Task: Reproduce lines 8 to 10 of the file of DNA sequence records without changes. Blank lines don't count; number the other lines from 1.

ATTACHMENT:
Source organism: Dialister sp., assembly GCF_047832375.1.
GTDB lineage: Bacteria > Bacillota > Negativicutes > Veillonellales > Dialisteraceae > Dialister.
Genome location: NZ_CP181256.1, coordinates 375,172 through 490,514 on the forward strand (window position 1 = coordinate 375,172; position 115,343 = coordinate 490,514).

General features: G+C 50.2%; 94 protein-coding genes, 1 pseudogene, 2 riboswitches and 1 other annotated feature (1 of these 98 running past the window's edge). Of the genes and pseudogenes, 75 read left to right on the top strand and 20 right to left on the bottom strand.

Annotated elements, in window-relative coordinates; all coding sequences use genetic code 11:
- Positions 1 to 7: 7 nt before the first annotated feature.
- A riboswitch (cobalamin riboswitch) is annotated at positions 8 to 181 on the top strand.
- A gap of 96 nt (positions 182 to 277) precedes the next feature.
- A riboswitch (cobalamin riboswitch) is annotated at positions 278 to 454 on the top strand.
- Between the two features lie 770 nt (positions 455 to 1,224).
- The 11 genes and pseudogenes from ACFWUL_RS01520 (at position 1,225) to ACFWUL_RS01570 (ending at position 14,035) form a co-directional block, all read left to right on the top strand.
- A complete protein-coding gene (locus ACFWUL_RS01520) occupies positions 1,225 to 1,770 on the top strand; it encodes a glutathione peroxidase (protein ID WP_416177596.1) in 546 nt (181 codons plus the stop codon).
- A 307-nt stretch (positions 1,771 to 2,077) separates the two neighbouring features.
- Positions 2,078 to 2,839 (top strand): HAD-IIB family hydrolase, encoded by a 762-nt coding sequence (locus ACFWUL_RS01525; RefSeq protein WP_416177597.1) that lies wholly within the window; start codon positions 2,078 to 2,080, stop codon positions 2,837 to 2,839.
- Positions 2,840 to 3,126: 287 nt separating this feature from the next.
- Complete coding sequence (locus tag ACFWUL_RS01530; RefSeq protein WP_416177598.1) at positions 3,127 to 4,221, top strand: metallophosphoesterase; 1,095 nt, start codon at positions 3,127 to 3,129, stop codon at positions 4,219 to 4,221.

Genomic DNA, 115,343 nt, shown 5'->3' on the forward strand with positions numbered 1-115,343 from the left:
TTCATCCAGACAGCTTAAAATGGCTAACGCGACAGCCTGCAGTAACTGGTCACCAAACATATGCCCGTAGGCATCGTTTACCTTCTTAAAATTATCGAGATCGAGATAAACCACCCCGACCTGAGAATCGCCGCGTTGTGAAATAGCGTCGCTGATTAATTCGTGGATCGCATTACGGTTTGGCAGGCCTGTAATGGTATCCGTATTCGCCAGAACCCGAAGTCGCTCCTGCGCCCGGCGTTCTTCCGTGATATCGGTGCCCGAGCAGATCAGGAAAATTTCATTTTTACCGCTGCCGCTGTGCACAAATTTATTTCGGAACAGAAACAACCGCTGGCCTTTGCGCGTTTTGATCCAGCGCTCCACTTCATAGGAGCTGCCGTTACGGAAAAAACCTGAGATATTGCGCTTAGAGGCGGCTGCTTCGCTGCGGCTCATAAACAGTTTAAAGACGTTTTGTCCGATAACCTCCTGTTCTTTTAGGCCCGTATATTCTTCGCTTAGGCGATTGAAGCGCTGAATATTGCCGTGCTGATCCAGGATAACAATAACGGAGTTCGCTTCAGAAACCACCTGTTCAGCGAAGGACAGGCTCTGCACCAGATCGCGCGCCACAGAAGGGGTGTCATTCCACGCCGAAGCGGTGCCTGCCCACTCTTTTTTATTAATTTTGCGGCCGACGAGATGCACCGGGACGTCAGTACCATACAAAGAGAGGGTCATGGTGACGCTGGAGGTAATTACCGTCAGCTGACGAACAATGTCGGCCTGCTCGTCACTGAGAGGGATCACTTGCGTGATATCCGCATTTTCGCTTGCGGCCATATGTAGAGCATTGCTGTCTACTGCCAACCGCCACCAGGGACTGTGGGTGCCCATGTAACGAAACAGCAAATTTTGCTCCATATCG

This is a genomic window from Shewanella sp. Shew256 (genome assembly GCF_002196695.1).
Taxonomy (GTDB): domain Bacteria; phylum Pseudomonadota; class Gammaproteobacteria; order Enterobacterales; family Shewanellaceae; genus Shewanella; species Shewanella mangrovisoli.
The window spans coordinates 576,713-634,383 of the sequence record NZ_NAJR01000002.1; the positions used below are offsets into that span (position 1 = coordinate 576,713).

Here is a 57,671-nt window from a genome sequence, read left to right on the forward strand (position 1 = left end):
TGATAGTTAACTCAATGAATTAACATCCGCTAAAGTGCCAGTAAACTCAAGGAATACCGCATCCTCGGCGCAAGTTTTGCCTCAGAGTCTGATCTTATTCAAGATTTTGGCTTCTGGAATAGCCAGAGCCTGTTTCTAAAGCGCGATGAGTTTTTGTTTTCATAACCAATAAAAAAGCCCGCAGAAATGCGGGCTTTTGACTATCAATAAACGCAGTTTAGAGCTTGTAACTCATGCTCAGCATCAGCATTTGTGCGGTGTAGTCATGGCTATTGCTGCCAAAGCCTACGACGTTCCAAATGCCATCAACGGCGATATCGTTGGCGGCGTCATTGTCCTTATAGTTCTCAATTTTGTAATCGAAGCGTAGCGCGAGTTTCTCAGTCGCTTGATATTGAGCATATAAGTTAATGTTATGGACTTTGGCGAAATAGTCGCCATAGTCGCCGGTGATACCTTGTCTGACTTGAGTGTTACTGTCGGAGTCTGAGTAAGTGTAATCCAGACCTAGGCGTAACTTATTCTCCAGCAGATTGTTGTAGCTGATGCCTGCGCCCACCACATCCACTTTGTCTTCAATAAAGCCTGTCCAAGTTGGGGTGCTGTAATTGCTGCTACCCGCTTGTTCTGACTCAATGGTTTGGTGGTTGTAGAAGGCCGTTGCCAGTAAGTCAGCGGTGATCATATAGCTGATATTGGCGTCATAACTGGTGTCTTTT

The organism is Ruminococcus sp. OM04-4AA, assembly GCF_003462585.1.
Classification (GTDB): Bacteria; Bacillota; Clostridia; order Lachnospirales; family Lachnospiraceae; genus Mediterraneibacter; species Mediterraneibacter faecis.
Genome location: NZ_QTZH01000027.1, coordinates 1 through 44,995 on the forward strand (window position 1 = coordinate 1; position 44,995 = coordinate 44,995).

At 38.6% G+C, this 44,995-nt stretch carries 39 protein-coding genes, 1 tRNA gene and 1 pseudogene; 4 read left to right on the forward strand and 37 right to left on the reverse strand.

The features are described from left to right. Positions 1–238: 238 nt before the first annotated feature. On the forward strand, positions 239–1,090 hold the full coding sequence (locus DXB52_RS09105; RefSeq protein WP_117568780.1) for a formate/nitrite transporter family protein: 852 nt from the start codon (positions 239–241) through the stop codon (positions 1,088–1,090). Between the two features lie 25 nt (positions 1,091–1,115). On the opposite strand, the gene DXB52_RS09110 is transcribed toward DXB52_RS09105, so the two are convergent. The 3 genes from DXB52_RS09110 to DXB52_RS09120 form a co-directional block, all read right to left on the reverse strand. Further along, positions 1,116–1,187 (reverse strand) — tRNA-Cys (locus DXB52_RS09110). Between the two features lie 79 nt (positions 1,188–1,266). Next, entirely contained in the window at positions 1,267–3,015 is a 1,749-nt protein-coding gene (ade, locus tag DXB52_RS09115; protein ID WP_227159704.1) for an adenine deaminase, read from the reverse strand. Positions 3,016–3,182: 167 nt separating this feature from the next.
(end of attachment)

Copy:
- A gap of 96 nt (positions 182 to 277) precedes the next feature.
- A riboswitch (cobalamin riboswitch) is annotated at positions 278 to 454 on the top strand.
- Between the two features lie 770 nt (positions 455 to 1,224).